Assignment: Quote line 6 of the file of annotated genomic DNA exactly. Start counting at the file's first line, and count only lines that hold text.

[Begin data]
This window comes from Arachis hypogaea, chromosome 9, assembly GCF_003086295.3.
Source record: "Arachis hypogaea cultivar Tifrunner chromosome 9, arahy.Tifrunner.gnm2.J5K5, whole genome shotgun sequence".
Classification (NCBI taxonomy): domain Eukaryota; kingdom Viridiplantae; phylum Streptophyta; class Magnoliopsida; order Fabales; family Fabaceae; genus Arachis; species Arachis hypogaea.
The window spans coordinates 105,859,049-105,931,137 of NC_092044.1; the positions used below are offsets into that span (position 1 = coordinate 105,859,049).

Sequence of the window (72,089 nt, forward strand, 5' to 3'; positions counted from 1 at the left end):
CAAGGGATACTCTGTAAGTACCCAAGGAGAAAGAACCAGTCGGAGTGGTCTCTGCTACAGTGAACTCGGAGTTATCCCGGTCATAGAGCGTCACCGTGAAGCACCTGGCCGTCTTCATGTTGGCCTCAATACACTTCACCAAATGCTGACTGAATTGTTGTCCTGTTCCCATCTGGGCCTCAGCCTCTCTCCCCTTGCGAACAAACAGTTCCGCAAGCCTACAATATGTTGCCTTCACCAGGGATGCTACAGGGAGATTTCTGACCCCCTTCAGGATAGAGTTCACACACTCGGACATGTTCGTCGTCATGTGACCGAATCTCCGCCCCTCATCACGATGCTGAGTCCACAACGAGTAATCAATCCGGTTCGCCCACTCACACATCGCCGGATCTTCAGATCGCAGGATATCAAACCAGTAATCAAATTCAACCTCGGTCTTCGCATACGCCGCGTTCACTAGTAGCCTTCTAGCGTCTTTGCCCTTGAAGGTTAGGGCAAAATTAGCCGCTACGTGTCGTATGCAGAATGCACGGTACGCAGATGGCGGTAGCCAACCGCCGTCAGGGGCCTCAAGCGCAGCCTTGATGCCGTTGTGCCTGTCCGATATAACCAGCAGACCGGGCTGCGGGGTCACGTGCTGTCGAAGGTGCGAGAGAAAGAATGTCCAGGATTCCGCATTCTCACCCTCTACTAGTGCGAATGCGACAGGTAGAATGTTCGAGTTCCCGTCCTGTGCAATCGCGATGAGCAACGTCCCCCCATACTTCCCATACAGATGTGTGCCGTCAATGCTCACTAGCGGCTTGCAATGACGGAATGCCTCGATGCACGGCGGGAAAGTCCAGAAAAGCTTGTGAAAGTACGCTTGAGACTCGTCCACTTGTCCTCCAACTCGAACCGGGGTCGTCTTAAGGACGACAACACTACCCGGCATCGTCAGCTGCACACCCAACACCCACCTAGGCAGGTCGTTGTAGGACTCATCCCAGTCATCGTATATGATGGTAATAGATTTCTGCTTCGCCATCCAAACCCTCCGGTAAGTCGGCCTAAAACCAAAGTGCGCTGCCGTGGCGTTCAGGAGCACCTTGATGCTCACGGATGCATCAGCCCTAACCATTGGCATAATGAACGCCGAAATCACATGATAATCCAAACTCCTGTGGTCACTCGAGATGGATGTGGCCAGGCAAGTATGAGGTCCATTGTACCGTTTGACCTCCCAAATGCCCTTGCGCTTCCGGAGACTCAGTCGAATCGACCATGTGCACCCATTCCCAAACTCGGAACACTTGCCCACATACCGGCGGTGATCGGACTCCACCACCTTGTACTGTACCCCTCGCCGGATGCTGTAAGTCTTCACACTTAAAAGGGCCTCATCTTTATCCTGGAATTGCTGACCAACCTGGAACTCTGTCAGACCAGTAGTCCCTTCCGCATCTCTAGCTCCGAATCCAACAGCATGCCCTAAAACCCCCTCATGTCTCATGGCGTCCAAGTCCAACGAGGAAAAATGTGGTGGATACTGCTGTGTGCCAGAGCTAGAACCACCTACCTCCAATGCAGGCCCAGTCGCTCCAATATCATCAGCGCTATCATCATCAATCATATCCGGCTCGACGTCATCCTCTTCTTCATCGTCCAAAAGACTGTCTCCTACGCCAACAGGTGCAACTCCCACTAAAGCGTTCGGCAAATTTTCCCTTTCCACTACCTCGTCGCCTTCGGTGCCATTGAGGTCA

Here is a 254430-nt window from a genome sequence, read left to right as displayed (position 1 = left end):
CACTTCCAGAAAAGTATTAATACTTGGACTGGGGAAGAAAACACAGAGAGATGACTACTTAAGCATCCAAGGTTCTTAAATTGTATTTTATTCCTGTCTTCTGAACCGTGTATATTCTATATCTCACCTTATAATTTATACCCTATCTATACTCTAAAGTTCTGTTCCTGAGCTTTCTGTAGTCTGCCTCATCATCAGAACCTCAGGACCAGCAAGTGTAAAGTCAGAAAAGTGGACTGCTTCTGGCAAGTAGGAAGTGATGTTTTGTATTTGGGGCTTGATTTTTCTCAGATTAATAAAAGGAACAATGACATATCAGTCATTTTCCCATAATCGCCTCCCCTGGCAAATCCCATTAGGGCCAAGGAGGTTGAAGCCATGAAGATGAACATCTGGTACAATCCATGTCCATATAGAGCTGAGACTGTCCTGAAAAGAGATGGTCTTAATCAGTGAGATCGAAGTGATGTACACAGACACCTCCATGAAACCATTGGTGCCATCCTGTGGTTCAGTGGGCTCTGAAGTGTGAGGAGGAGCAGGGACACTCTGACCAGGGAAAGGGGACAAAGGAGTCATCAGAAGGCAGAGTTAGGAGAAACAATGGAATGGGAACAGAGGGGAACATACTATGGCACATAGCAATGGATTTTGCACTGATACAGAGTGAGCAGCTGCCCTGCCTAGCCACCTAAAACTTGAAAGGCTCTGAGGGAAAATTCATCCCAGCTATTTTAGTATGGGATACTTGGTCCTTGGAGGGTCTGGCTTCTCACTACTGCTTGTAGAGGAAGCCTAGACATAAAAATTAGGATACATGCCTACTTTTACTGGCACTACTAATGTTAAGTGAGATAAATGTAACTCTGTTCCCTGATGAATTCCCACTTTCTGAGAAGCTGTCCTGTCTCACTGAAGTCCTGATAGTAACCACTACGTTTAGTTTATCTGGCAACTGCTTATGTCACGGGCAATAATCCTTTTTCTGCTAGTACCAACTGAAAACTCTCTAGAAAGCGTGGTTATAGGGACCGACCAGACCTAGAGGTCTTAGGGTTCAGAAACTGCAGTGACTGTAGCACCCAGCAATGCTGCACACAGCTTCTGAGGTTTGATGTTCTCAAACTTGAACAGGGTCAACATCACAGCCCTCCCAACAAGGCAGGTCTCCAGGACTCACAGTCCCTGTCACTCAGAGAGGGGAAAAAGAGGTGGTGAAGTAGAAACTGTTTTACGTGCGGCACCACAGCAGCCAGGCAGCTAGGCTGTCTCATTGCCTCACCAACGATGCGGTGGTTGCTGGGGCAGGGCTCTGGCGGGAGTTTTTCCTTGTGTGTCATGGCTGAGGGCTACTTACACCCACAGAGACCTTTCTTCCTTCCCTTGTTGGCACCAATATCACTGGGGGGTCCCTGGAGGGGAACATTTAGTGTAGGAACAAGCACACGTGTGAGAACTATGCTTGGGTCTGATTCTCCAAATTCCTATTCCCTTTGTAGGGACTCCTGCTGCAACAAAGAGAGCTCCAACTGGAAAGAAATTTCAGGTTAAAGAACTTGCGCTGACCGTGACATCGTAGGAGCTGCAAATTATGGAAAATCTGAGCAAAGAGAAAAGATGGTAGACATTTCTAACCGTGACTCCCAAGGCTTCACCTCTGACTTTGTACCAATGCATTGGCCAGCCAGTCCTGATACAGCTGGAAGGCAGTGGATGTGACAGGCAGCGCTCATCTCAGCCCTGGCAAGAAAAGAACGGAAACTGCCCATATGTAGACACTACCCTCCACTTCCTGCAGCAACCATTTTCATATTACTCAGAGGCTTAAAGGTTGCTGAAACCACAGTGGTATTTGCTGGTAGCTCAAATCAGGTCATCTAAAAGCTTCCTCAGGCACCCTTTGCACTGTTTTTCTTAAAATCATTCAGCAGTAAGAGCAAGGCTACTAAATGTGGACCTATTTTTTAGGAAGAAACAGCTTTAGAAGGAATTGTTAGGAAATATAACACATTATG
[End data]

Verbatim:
CAAGGGATACTCTGTAAGTACCCAAGGAGAAAGAACCAGTCGGAGTGGTCTCTGCTACAGTGAACTCGGAGTTATCCCGGTCATAGAGCGTCACCGTGAAGCACCTGGCCGTCTTCATGTTGGCCTCAATACACTTCACCAAATGCTGACTGAATTGTTGTCCTGTTCCCATCTGGGCCTCAGCCTCTCTCCCCTTGCGAACAAACAGTTCCGCAAGCCTACAATATGTTGCCTTCACCAGGGATGCTACAGGGAGATTTCTGACCCCCTTCAGGATAGAGTTCACACACTCGGACATGTTCGTCGTCATGTGACCGAATCTCCGCCCCTCATCACGATGCTGAGTCCACAACGAGTAATCAATCCGGTTCGCCCACTCACACATCGCCGGATCTTCAGATCGCAGGATATCAAACCAGTAATCAAATTCAACCTCGGTCTTCGCATACGCCGCGTTCACTAGTAGCCTTCTAGCGTCTTTGCCCTTGAAGGTTAGGGCAAAATTAGCCGCTACGTGTCGTATGCAGAATGCACGGTACGCAGATGGCGGTAGCCAACCGCCGTCAGGGGCCTCAAGCGCAGCCTTGATGCCGTTGTGCCTGTCCGATATAACCAGCAGACCGGGCTGCGGGGTCACGTGCTGTCGAAGGTGCGAGAGAAAGAATGTCCAGGATTCCGCATTCTCACCCTCTACTAGTGCGAATGCGACAGGTAGAATGTTCGAGTTCCCGTCCTGTGCAATCGCGATGAGCAACGTCCCCCCATACTTCCCATACAGATGTGTGCCGTCAATGCTCACTAGCGGCTTGCAATGACGGAATGCCTCGATGCACGGCGGGAAAGTCCAGAAAAGCTTGTGAAAGTACGCTTGAGACTCGTCCACTTGTCCTCCAACTCGAACCGGGGTCGTCTTAAGGACGACAACACTACCCGGCATCGTCAGCTGCACACCCAACACCCACCTAGGCAGGTCGTTGTAGGACTCATCCCAGTCATCGTATATGATGGTAATAGATTTCTGCTTCGCCATCCAAACCCTCCGGTAAGTCGGCCTAAAACCAAAGTGCGCTGCCGTGGCGTTCAGGAGCACCTTGATGCTCACGGATGCATCAGCCCTAACCATTGGCATAATGAACGCCGAAATCACATGATAATCCAAACTCCTGTGGTCACTCGAGATGGATGTGGCCAGGCAAGTATGAGGTCCATTGTACCGTTTGACCTCCCAAATGCCCTTGCGCTTCCGGAGACTCAGTCGAATCGACCATGTGCACCCATTCCCAAACTCGGAACACTTGCCCACATACCGGCGGTGATCGGACTCCACCACCTTGTACTGTACCCCTCGCCGGATGCTGTAAGTCTTCACACTTAAAAGGGCCTCATCTTTATCCTGGAATTGCTGACCAACCTGGAACTCTGTCAGACCAGTAGTCCCTTCCGCATCTCTAGCTCCGAATCCAACAGCATGCCCTAAAACCCCCTCATGTCTCATGGCGTCCAAGTCCAACGAGGAAAAATGTGGTGGATACTGCTGTGTGCCAGAGCTAGAACCACCTACCTCCAATGCAGGCCCAGTCGCTCCAATATCATCAGCGCTATCATCATCAATCATATCCGGCTCGACGTCATCCTCTTCTTCATCGTCCAAAAGACTGTCTCCTACGCCAACAGGTGCAACTCCCACTAAAGCGTTCGGCAAATTTTCCCTTTCCACTACCTCGTCGCCTTCGGTGCCATTGAGGTCA